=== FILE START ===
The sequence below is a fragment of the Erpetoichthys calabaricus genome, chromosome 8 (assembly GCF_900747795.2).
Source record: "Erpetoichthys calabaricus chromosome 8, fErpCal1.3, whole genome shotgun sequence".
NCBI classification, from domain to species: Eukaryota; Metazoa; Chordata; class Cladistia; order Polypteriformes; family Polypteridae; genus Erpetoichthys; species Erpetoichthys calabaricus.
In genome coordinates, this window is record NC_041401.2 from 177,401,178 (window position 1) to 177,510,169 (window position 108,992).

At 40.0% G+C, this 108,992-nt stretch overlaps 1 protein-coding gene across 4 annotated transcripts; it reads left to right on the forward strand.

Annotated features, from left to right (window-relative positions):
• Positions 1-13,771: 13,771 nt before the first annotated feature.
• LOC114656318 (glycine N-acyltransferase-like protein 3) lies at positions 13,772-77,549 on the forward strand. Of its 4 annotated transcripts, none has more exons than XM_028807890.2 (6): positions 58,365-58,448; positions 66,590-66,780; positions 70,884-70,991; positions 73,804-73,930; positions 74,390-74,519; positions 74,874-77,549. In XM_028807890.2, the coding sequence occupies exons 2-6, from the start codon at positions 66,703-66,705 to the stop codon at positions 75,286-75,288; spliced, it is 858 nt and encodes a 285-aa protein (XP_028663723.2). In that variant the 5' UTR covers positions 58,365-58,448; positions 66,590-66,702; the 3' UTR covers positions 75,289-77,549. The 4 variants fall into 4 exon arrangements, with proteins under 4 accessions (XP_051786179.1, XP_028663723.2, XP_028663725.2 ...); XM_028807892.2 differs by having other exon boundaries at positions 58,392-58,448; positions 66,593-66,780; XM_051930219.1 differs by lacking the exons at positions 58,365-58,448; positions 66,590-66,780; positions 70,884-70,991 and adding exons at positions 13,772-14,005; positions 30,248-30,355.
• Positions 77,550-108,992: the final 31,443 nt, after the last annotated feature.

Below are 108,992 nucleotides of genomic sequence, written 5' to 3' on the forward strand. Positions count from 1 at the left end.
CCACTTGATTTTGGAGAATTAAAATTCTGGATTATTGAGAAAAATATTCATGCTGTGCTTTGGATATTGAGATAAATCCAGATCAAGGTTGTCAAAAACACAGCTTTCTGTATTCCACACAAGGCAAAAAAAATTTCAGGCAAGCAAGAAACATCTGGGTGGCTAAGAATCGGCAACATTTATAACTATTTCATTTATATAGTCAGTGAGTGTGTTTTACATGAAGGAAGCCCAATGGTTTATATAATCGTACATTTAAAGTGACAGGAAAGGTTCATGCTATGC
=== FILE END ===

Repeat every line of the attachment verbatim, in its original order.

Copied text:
The sequence below is a fragment of the Erpetoichthys calabaricus genome, chromosome 8 (assembly GCF_900747795.2).
Source record: "Erpetoichthys calabaricus chromosome 8, fErpCal1.3, whole genome shotgun sequence".
NCBI classification, from domain to species: Eukaryota; Metazoa; Chordata; class Cladistia; order Polypteriformes; family Polypteridae; genus Erpetoichthys; species Erpetoichthys calabaricus.
In genome coordinates, this window is record NC_041401.2 from 177,401,178 (window position 1) to 177,510,169 (window position 108,992).

At 40.0% G+C, this 108,992-nt stretch overlaps 1 protein-coding gene across 4 annotated transcripts; it reads left to right on the forward strand.

Annotated features, from left to right (window-relative positions):
• Positions 1-13,771: 13,771 nt before the first annotated feature.
• LOC114656318 (glycine N-acyltransferase-like protein 3) lies at positions 13,772-77,549 on the forward strand. Of its 4 annotated transcripts, none has more exons than XM_028807890.2 (6): positions 58,365-58,448; positions 66,590-66,780; positions 70,884-70,991; positions 73,804-73,930; positions 74,390-74,519; positions 74,874-77,549. In XM_028807890.2, the coding sequence occupies exons 2-6, from the start codon at positions 66,703-66,705 to the stop codon at positions 75,286-75,288; spliced, it is 858 nt and encodes a 285-aa protein (XP_028663723.2). In that variant the 5' UTR covers positions 58,365-58,448; positions 66,590-66,702; the 3' UTR covers positions 75,289-77,549. The 4 variants fall into 4 exon arrangements, with proteins under 4 accessions (XP_051786179.1, XP_028663723.2, XP_028663725.2 ...); XM_028807892.2 differs by having other exon boundaries at positions 58,392-58,448; positions 66,593-66,780; XM_051930219.1 differs by lacking the exons at positions 58,365-58,448; positions 66,590-66,780; positions 70,884-70,991 and adding exons at positions 13,772-14,005; positions 30,248-30,355.
• Positions 77,550-108,992: the final 31,443 nt, after the last annotated feature.

Below are 108,992 nucleotides of genomic sequence, written 5' to 3' on the forward strand. Positions count from 1 at the left end.
CCACTTGATTTTGGAGAATTAAAATTCTGGATTATTGAGAAAAATATTCATGCTGTGCTTTGGATATTGAGATAAATCCAGATCAAGGTTGTCAAAAACACAGCTTTCTGTATTCCACACAAGGCAAAAAAAATTTCAGGCAAGCAAGAAACATCTGGGTGGCTAAGAATCGGCAACATTTATAACTATTTCATTTATATAGTCAGTGAGTGTGTTTTACATGAAGGAAGCCCAATGGTTTATATAATCGTACATTTAAAGTGACAGGAAAGGTTCATGCTATGC